Deborah Kerr, six time Oscar nominee and star of From Here To Eternity, has taken her Final Taxi at the age of 86.
Born Deborah Jane Kerr-Trimmer in Scotland, Kerr originally trained as a ballet dancer, first appearing at Sadler’s Wells in 1938. She made the switch to film in 1940 with an uncredited role in Contraband.
Kerr was signed by MGM in 1947 and went on to be a major star counting Robert Mitchum, David Niven, Stewart Granger and Spencer Tracy among her leading men.
Her first Oscar nomination was for the 1949 film Edward, My Son. There followed nominations for From Here To Eternity (1953), The King And I (1956), Heaven Knows, Mr Allison (1957), Separate Tables (1958) and The Sundowners (1960). She holds the record for the most best actress nominations without a win.
Kerr’s most famous role, and the one for which she will be most remembered, is that of Karen Holmes, the adulterous wife in From Here To Eternity who along with Burt Lancaster, was part of one of cinema’s most famous kisses as the pair clinched on a beach as waves crashed around them. Even today it is still one of the sexiest scenes in movie history. I was floored when I found out that Joan Crawford was originally cast to play that part. I don’t know if it would have worked.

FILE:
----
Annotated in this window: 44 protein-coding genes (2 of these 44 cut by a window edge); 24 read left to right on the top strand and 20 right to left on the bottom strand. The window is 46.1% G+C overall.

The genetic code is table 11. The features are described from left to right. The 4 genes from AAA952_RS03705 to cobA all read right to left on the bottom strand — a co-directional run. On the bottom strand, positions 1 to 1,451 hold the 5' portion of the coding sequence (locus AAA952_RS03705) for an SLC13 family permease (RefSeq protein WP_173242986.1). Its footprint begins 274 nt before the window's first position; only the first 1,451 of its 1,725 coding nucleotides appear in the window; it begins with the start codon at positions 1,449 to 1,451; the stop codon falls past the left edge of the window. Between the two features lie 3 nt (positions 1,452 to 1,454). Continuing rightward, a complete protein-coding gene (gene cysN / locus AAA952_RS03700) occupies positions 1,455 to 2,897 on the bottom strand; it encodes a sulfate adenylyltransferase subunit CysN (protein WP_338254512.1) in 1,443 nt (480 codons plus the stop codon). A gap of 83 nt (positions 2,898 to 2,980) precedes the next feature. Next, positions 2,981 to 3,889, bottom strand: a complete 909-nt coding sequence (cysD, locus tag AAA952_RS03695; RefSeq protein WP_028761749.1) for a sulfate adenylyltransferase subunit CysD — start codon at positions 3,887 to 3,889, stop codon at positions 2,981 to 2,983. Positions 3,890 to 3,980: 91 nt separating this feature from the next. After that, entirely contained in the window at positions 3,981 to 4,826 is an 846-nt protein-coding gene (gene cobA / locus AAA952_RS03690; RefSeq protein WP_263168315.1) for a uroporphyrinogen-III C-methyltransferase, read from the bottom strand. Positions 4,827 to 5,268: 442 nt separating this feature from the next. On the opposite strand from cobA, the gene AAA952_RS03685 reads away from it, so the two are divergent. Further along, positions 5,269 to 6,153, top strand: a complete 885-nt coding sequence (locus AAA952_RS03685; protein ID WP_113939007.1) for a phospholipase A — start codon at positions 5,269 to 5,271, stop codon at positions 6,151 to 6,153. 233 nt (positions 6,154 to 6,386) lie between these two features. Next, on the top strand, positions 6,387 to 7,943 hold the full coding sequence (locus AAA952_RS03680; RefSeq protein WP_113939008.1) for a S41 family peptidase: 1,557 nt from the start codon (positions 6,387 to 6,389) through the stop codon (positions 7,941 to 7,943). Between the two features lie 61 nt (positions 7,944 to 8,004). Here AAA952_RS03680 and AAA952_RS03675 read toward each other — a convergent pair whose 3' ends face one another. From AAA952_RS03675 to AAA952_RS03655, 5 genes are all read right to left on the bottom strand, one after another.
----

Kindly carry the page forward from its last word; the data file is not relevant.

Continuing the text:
Another high point came in 1956, when she was given the film role of Anna in the Rodgers and Hammerstein musical The King and I. ( The role was originally cast for Maureen O’Hara). She played opposite Yul Brynner, who recreated his stage performance as the strutting king in the film. Her singing for classics numbers like “Getting to Know You” was dubbed by the offscreen by Marni Nixon. Her acting needed no assistance and she was nominated for an Academy Award.
Originally when filming began on Heaven Knows, Mr. Allison, her co-star Robert Mitchum worried that Kerr would be like the prim characters she frequently played. However, after she swore at director John Huston during one take, Mitchum, who was in the water, almost drowned laughing. The two stars went on to have an enduring friendship which lasted until Mitchum’s death in 1997.
Another of Kerr’s memorable roles is in one that ranks supreme amid the legion of immortal chick-flicks, An Affair To Remember (1957). In it Kerr knocks tuxedo-clad playboy Cary Grant emotionally overboard while on a posh cruise. The smitten Grant and Kerr agree to meet six months later at the top of the Empire State Building…if they still love each other once they return to the real world. Yes this is the movie that inspired the Tom Hanks and Meg Ryan movie Sleepless in Seattle.
Then, in 1968, she suddenly quit movies, appalled by the explicit sex and violence of the day. After some stage and TV work in the 1970s and 1980s and swan song performances in The Assam Garden (1985) and Hold the Dream (1986) (TV), she retired from acting altogether. Deborah Kerr was given a Honorary Oscar for her screen achievements in 1994.